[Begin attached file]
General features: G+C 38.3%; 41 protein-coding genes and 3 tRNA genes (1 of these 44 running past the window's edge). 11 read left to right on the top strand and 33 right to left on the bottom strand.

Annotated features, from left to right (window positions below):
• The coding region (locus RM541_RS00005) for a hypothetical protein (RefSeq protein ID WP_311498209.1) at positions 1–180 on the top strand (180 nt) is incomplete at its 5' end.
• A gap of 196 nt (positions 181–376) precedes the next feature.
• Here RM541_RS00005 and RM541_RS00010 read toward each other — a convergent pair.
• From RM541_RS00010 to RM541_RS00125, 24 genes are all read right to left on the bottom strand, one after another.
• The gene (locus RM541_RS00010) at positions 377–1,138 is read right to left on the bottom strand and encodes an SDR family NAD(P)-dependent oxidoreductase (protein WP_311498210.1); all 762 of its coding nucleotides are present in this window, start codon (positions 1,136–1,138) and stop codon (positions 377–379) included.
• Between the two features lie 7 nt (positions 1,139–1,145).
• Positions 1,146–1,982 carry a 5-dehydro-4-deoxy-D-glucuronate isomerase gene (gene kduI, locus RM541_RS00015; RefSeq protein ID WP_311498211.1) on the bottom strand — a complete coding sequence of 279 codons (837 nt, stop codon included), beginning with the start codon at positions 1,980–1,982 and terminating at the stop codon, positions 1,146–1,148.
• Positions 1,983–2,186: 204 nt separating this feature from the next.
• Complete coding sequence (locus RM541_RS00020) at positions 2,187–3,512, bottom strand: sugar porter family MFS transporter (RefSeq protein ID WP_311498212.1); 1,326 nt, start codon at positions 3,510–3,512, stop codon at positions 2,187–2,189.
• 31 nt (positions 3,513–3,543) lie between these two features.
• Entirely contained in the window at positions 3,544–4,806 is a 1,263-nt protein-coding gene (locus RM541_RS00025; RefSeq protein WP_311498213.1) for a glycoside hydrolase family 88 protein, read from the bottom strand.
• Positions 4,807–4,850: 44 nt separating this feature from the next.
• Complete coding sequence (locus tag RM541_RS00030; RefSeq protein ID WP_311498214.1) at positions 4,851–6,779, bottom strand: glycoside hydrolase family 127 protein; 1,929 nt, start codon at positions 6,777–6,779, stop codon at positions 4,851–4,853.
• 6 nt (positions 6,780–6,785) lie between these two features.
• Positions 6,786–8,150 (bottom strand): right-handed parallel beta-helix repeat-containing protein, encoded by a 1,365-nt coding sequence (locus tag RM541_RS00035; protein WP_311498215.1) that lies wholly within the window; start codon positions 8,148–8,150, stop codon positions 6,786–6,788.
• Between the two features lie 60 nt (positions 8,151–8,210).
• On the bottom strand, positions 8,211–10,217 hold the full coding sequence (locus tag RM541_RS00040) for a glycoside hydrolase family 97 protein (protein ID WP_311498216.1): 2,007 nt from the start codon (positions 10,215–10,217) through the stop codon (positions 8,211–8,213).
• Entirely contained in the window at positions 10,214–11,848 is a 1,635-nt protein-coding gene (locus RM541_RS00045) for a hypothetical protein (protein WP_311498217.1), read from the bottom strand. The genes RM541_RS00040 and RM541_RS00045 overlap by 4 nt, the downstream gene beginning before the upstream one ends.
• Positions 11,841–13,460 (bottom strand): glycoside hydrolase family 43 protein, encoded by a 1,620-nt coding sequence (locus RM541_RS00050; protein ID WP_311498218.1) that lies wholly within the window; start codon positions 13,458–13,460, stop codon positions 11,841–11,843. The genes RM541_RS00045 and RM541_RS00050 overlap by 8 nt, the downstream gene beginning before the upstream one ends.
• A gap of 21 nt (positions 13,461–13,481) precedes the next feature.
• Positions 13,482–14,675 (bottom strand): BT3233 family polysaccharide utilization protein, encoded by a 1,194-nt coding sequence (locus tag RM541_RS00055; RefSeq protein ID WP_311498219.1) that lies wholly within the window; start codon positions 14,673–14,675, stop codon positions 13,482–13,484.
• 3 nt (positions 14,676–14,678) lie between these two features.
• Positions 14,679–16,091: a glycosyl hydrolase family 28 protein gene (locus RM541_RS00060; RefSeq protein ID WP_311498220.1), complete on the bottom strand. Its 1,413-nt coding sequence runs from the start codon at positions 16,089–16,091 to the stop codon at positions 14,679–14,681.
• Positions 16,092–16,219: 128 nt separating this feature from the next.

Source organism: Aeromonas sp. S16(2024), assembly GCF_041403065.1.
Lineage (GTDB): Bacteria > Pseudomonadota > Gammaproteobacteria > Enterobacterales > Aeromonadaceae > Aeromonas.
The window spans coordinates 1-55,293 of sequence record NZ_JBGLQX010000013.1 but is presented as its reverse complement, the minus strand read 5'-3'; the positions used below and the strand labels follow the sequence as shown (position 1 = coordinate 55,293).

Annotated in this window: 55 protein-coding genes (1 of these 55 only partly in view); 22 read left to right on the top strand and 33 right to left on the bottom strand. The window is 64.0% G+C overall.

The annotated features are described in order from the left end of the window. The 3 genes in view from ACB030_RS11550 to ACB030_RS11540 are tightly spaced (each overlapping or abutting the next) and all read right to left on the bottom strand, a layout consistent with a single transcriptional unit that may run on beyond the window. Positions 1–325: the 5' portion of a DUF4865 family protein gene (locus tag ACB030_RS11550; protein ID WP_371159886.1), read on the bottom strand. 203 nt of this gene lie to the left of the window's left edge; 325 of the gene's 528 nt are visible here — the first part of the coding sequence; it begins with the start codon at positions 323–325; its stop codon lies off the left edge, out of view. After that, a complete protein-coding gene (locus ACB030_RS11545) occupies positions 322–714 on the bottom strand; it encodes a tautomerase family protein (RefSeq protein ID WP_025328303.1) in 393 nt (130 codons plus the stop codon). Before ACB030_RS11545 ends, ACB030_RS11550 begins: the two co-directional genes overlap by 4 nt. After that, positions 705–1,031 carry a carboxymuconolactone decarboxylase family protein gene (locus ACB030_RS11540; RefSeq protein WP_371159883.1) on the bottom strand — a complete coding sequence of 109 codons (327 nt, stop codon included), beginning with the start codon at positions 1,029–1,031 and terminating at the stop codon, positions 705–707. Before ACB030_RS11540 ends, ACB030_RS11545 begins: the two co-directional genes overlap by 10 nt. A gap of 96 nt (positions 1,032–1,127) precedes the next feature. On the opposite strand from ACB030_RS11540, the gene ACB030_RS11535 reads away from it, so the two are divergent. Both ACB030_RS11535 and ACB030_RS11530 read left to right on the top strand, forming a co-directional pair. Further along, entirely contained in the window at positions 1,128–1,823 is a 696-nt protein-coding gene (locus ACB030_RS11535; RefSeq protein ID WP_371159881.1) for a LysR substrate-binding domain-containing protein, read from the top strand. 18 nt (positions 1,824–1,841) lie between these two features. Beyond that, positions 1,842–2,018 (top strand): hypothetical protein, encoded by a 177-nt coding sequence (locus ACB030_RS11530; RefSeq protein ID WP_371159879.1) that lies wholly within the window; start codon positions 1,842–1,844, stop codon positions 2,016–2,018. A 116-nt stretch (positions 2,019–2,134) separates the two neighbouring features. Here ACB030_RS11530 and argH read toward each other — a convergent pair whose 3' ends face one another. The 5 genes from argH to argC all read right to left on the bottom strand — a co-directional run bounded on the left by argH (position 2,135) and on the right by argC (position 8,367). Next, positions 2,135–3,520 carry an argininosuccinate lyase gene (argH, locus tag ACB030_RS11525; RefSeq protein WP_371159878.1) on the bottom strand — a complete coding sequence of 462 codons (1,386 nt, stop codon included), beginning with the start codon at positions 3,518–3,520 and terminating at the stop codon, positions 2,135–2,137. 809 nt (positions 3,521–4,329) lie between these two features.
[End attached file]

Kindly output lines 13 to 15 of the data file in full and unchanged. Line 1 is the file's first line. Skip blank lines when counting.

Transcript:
• Entirely contained in the window at positions 3,544–4,806 is a 1,263-nt protein-coding gene (locus RM541_RS00025; RefSeq protein WP_311498213.1) for a glycoside hydrolase family 88 protein, read from the bottom strand.
• Positions 4,807–4,850: 44 nt separating this feature from the next.
• Complete coding sequence (locus tag RM541_RS00030; RefSeq protein ID WP_311498214.1) at positions 4,851–6,779, bottom strand: glycoside hydrolase family 127 protein; 1,929 nt, start codon at positions 6,777–6,779, stop codon at positions 4,851–4,853.